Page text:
Sunday, July 22, 2007

Prince vs. Record Companies

In England, Prince gave away copies of his latest album, Planet Earth, in a daily newspaper. Well, kind of gave away. He was paid by the paper to do it. And yeah, this ticked off his British Record Company who refused to release it, before another Company scooped it up. But this is the 21st Century and an artist like Prince can't get airplay for his new songs , except on niche stations (Urban R&B). Prince did the same thing on Musicology, infuriating American retailers. But Prince knows that he'll never sell like before, but he still likes making records. So, what should he do. Give it away! Kind of, but still bypass retailers and radio who won't stock or play his new stuff. But what about Planet Earth. It's good but not great. I liked 3121 better. It's starts off weak with two uptempo mediorcities. Like 3121 , the best songs are the slow jams, and no other R&B act is doing them better than Prince. Prince is giving away the album to some concert goer's who pony up huge ticket prices. One thing's for certain, Prince isn't going away. He's got tons of music stored up for your free or paid pleasure. He will be heard.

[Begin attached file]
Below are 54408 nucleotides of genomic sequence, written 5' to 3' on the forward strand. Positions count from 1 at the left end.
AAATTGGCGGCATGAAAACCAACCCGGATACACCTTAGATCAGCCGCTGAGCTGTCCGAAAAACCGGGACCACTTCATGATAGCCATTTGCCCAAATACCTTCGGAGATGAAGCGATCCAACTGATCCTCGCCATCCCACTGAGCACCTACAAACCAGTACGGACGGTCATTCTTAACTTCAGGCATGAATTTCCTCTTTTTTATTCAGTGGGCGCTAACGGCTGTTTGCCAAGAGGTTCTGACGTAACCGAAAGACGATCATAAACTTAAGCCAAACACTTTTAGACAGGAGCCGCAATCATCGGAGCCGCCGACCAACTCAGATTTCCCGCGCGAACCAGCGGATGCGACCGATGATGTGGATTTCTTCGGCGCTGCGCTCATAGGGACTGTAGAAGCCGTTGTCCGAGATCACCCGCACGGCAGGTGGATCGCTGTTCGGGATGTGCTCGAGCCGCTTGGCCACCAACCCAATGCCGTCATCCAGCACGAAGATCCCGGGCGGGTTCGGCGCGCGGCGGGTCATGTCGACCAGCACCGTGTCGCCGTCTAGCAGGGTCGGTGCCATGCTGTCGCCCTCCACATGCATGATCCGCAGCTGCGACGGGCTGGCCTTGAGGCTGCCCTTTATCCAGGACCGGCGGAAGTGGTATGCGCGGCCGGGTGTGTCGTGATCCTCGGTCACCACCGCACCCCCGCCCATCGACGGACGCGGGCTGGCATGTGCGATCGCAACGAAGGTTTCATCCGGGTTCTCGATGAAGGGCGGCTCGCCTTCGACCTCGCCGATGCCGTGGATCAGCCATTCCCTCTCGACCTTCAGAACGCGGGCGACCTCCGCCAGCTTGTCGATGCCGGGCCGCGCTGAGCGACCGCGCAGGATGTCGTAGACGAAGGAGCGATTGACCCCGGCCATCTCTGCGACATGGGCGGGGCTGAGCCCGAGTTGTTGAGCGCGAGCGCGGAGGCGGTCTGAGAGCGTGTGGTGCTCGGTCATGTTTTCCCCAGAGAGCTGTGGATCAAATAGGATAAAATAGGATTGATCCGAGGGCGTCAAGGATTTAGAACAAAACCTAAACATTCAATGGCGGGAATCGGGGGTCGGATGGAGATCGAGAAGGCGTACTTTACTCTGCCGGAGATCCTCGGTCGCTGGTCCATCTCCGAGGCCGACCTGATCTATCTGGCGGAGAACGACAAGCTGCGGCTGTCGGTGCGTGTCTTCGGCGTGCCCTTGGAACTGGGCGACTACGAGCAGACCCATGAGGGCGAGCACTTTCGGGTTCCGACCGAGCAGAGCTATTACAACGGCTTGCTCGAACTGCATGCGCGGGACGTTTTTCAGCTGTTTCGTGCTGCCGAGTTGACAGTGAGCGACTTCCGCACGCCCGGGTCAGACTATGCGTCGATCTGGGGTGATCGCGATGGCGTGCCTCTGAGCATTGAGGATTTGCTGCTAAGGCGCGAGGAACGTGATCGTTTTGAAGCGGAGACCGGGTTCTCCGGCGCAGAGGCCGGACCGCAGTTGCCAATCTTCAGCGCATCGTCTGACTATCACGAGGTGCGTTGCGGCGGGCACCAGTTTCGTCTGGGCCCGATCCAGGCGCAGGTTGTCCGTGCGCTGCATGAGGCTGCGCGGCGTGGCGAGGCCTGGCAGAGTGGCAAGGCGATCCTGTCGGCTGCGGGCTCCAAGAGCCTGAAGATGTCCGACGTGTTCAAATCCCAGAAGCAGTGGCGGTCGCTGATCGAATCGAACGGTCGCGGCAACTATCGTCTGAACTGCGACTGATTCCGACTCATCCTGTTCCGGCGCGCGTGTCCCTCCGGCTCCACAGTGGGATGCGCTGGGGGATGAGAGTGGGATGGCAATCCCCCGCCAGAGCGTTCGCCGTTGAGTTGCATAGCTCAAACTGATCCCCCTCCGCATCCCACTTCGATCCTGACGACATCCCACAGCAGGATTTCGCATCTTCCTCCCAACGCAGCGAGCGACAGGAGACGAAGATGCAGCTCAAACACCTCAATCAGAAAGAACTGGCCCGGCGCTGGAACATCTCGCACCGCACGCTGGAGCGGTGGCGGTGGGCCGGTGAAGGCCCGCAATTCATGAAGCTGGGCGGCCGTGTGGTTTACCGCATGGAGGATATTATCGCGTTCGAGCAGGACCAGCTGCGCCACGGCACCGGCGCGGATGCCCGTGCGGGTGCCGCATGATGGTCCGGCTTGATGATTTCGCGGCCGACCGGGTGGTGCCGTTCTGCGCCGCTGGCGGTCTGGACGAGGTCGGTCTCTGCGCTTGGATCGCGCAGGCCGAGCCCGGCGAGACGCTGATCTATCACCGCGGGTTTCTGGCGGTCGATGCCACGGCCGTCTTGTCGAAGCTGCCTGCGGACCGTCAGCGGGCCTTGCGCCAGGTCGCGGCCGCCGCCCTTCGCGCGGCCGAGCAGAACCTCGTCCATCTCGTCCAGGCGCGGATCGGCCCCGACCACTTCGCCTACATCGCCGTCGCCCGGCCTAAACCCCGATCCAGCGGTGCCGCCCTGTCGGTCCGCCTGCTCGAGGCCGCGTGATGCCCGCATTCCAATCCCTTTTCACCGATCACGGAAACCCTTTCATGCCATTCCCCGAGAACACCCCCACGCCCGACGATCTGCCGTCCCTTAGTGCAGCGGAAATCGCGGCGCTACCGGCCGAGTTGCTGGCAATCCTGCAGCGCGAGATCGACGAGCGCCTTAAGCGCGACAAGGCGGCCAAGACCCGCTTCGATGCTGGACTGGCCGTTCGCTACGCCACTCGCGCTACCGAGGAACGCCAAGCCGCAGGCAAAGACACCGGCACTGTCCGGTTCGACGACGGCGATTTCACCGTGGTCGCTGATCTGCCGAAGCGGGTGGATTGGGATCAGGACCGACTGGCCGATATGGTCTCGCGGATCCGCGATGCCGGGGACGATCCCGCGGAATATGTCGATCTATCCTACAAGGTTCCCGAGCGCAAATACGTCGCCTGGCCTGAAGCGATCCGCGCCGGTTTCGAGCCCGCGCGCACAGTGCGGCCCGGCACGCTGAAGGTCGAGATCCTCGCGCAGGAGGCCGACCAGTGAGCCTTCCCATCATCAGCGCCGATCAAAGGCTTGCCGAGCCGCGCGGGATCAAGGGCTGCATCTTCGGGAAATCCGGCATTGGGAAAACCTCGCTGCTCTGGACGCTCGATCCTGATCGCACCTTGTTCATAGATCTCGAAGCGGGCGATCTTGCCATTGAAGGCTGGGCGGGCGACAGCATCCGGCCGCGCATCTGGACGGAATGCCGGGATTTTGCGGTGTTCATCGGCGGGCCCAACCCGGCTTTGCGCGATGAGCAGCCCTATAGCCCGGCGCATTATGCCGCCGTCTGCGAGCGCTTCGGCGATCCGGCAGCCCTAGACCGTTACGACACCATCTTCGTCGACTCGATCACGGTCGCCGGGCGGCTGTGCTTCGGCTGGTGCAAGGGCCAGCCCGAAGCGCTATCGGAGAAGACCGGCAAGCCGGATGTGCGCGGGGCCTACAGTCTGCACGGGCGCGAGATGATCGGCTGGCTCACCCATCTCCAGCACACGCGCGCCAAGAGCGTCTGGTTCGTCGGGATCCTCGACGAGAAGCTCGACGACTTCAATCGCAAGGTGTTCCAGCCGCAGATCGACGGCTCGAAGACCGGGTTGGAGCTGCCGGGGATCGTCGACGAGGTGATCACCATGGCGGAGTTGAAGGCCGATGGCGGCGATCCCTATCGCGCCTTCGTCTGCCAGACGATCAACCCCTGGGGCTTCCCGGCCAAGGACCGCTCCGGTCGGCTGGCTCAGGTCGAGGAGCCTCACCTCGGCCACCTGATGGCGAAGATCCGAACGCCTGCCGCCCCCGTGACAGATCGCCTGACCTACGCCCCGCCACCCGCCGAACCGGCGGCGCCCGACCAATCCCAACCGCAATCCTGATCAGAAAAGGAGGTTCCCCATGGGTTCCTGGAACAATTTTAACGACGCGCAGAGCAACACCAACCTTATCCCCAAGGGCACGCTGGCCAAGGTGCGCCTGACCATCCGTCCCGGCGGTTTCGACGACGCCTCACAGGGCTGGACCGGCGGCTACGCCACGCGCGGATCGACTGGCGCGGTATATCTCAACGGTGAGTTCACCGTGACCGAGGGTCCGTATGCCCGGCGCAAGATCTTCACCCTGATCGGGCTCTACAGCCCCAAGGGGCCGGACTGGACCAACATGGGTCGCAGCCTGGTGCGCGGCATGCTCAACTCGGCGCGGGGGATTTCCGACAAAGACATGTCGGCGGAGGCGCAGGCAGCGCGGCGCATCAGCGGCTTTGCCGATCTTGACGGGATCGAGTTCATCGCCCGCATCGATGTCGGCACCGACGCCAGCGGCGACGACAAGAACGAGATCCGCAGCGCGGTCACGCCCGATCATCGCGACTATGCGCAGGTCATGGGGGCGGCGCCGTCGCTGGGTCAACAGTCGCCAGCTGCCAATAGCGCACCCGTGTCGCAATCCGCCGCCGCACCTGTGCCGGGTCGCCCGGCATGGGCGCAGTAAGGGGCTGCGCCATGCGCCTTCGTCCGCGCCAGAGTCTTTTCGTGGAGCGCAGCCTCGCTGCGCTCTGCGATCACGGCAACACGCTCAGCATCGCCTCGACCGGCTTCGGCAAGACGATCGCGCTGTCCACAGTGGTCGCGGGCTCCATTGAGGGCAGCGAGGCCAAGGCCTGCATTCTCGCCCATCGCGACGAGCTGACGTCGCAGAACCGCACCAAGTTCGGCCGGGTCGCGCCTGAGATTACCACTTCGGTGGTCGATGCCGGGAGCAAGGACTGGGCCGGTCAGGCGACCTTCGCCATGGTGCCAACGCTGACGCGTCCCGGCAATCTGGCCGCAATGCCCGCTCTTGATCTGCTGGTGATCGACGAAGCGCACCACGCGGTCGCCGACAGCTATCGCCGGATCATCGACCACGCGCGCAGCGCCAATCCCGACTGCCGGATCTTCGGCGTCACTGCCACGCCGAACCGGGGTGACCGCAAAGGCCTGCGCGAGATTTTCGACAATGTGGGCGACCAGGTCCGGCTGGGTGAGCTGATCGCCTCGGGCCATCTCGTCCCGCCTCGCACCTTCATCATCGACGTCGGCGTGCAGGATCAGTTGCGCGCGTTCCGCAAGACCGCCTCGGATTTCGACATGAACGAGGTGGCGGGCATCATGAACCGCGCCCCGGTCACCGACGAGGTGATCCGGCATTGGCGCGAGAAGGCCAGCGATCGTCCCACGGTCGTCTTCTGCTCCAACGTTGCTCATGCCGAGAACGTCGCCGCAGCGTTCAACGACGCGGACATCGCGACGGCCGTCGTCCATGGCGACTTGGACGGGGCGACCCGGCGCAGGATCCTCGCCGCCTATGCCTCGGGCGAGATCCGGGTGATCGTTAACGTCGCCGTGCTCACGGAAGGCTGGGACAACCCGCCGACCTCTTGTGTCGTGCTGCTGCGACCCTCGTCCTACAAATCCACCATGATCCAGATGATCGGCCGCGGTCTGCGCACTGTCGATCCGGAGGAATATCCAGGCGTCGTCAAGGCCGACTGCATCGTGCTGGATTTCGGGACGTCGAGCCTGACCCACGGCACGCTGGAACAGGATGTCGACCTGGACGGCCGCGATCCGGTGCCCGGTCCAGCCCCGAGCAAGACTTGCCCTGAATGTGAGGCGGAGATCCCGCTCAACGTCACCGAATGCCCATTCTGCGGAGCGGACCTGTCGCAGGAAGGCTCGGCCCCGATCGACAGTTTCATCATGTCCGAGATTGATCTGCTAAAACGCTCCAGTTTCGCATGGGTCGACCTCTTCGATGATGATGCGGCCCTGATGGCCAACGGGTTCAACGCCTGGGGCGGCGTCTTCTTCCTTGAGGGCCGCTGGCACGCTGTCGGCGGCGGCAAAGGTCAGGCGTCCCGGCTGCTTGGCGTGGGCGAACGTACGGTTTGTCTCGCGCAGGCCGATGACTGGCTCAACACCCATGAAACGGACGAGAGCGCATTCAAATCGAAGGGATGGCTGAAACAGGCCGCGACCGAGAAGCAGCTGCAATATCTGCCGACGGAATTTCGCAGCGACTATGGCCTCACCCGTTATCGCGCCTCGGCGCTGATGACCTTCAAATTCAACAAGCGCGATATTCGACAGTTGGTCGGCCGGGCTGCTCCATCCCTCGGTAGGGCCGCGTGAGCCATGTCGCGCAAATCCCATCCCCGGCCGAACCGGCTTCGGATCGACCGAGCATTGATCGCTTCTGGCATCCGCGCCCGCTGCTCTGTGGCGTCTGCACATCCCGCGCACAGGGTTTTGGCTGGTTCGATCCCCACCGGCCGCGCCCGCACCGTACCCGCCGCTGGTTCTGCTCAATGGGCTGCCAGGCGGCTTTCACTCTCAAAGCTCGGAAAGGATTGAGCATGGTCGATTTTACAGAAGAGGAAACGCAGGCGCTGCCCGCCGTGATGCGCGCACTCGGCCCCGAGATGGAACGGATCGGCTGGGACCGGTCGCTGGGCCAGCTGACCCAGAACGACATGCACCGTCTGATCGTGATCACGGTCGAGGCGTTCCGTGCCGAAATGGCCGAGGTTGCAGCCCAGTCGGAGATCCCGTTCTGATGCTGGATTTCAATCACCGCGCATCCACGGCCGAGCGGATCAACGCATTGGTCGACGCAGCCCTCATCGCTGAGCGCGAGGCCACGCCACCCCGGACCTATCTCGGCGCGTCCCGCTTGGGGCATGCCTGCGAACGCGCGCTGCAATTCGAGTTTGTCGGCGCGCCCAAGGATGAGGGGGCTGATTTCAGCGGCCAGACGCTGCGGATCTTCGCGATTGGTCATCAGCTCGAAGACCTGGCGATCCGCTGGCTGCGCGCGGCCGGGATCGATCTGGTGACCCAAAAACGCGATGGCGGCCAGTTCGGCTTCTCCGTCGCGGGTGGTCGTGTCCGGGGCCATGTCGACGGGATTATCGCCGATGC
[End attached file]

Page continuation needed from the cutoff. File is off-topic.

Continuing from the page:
Friday, July 20, 2007

Playlist for 7/20

Aretha Franklin - Who's Zoomin' Who
Tubes - Best of
Lone Justice - s/t
Skeeter Davis - All American Country
Dave Brubeck - On Time

Tuesday, July 17, 2007

Rhino's Super Hits Sequel